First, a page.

Composer Mikis Theodorakis, whose infectious, earthy score for the film Zorba the Greek helped foster a sunny, carefree image of his country for millions of tourists, has died aged 96.
As news of his passing on Thursday swept through the nation, parliament held a moment of silence.
“Today we lost a part of Greece’s soul. Mikis Theodorakis, Mikis the teacher, the intellectual, the radical, our Mikis has gone,” said Culture Minister Lina Mendoni.
A towering man with a brooding look and a shock of wavy hair, Theodorakis evoked a progressive, democratic vision of Communism and of the world through his music.
But his political struggles, including imprisonment and torture for his leftist views, reflected a different side of Greece rarely seen by visitors.
His compositions ranged from the soundtrack to the 1964 movie – an international hit starring Anthony Quinn as the lovable rogue who dances barefoot on a Cretan beach – to the thumping intensity of “Romiosini” (Greekness) a series of rousing songs of identity and resistance.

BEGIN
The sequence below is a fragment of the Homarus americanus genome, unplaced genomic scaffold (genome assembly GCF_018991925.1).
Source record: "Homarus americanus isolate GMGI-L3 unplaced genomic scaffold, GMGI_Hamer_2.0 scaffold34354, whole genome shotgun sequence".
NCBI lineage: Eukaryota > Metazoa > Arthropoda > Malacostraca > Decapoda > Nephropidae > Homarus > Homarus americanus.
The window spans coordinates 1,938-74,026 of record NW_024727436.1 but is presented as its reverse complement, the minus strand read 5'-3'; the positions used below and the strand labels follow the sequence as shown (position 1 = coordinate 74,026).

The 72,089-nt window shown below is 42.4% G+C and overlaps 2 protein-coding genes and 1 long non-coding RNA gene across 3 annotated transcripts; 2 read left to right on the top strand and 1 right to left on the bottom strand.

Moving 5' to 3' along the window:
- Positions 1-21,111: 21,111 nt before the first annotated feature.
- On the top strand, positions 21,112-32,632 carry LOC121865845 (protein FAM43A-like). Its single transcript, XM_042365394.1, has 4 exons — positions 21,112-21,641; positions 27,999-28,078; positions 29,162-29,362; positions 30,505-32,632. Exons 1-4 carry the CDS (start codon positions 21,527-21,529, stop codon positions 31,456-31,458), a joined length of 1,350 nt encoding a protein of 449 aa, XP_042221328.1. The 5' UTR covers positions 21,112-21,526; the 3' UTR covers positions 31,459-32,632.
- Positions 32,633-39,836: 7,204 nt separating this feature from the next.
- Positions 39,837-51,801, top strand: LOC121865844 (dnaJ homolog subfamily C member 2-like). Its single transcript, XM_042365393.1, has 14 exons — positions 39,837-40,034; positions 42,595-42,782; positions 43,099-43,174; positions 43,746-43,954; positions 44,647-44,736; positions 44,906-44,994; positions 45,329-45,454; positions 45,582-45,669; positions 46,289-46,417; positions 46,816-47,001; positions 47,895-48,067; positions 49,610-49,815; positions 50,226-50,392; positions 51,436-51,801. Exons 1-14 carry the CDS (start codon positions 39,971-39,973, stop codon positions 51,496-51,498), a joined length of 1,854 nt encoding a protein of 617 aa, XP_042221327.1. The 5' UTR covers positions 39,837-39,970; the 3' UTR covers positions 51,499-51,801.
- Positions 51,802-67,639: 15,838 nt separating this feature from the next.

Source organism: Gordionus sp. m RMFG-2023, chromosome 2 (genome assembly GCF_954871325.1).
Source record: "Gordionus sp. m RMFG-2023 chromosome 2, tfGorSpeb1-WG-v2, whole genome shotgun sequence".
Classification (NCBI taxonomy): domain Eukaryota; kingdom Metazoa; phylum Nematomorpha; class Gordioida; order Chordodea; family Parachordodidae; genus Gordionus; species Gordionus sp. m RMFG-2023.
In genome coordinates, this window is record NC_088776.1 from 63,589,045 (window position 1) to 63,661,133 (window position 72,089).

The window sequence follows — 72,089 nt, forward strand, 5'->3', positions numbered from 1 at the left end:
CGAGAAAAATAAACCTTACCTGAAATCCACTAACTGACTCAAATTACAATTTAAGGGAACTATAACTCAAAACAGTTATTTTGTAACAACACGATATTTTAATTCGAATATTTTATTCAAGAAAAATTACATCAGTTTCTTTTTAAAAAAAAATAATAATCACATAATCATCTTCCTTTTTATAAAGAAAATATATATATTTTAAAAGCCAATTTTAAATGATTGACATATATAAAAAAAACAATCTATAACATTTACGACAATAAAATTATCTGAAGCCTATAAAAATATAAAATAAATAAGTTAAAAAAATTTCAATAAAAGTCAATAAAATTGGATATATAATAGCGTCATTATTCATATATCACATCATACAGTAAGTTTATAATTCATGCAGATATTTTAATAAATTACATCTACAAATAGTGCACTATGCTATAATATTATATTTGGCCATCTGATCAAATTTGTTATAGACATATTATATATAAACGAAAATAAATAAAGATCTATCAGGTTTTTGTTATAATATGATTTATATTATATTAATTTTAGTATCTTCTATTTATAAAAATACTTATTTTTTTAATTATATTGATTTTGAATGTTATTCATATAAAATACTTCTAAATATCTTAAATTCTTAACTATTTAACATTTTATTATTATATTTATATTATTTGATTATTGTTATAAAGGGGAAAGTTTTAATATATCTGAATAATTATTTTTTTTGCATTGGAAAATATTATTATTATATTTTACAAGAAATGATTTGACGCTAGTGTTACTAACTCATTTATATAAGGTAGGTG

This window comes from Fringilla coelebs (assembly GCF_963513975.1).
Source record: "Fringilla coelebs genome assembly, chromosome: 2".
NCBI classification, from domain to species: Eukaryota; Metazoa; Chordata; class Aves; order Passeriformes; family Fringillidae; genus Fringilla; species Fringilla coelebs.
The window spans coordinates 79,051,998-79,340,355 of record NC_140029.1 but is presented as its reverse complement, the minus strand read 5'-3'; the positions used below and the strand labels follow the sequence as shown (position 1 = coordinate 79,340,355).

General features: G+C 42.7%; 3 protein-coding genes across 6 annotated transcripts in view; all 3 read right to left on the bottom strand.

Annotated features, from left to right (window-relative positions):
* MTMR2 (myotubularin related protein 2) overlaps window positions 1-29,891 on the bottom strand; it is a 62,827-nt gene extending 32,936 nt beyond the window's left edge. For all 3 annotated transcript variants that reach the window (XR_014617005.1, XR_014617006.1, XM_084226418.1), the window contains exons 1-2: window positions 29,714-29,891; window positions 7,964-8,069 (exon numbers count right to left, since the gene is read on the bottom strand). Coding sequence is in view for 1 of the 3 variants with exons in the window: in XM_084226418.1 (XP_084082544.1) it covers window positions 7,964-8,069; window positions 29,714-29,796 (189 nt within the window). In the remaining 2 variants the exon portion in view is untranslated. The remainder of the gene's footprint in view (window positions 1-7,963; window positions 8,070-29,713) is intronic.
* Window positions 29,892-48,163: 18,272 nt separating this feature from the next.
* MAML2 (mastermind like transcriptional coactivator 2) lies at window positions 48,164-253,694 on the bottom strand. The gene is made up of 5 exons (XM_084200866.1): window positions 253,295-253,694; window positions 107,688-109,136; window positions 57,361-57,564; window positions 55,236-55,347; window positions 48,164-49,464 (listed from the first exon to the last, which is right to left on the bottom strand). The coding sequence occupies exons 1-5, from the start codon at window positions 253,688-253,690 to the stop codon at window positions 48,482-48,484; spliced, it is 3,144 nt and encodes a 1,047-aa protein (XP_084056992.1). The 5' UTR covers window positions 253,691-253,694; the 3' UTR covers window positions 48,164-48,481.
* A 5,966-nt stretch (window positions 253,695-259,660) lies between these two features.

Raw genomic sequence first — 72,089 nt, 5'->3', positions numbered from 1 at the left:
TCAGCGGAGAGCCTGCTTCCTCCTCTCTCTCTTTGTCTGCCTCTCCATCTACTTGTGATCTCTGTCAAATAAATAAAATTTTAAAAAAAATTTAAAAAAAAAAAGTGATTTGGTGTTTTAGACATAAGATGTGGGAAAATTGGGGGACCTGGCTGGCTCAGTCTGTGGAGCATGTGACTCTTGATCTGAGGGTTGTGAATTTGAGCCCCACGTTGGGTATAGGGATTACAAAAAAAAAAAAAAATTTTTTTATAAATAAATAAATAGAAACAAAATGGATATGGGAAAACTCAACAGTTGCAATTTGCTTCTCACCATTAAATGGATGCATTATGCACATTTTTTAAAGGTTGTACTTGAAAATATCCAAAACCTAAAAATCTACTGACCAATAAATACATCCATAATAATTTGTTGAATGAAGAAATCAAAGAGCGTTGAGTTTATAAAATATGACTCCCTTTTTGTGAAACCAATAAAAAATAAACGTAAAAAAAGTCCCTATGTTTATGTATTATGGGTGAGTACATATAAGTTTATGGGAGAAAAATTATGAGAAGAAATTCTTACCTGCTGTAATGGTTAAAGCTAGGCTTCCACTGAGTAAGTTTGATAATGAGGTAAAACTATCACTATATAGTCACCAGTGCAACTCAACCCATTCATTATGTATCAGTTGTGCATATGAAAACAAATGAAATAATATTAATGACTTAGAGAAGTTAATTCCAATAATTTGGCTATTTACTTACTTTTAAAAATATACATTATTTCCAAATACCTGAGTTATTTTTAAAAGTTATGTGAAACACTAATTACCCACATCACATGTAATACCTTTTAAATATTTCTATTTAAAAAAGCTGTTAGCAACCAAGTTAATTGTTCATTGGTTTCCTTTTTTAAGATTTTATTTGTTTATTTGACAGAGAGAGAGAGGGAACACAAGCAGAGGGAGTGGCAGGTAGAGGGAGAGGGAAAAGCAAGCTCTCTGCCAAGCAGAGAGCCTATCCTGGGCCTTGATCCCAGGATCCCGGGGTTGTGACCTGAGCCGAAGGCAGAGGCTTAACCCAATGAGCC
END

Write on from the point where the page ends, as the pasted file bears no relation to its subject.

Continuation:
“His body of work was a constant confrontation with injustice and defeatism, of new struggle and resistance,” the Greek Communist party KKE said in a statement.
His tunes gained widespread popularity, becoming anthems of the left and earning the disapproval of the right, meaning they were often banned.
Accused of guerrilla sympathies in the war between right-wing royalists and left-wing popular forces after World War II, he was arrested and tortured in July 1947.
Under the military junta that ruled Greece from 1967 to 1974 he was jailed and tortured again.
In later life he served two stints in parliament, for wildly different parties.
“I’m not a communist or social democrat or anything else. I’m a free man,” he once told Reuters in an interview.